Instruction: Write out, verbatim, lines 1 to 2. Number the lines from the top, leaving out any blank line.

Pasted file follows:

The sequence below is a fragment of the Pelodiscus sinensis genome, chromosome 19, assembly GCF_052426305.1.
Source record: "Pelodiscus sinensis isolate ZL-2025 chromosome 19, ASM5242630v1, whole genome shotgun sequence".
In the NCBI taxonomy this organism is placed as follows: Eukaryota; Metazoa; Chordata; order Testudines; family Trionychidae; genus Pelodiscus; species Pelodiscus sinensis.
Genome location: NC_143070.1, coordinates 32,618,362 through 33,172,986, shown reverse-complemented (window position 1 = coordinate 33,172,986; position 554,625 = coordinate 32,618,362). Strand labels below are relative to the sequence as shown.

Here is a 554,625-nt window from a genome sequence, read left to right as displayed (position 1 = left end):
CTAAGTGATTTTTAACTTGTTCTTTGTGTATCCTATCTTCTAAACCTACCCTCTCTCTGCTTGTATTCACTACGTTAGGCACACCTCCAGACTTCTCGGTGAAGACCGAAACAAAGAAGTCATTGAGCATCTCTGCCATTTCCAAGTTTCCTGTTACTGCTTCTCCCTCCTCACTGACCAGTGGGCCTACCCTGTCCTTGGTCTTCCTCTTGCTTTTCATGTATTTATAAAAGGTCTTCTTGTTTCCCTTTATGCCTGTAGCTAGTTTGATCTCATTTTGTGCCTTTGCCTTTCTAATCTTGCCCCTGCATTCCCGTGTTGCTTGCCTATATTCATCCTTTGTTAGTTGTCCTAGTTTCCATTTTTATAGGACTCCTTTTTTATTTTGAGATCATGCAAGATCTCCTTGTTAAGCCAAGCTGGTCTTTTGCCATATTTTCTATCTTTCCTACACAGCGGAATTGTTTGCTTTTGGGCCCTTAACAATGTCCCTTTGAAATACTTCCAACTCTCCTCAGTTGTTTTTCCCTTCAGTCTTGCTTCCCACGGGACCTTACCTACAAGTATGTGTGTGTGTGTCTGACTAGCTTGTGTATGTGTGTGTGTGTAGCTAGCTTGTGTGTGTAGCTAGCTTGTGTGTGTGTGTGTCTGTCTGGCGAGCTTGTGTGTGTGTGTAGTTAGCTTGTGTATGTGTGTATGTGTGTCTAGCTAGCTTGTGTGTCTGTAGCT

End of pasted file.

The sequence below is a fragment of the Pelodiscus sinensis genome, chromosome 19, assembly GCF_052426305.1.
Source record: "Pelodiscus sinensis isolate ZL-2025 chromosome 19, ASM5242630v1, whole genome shotgun sequence".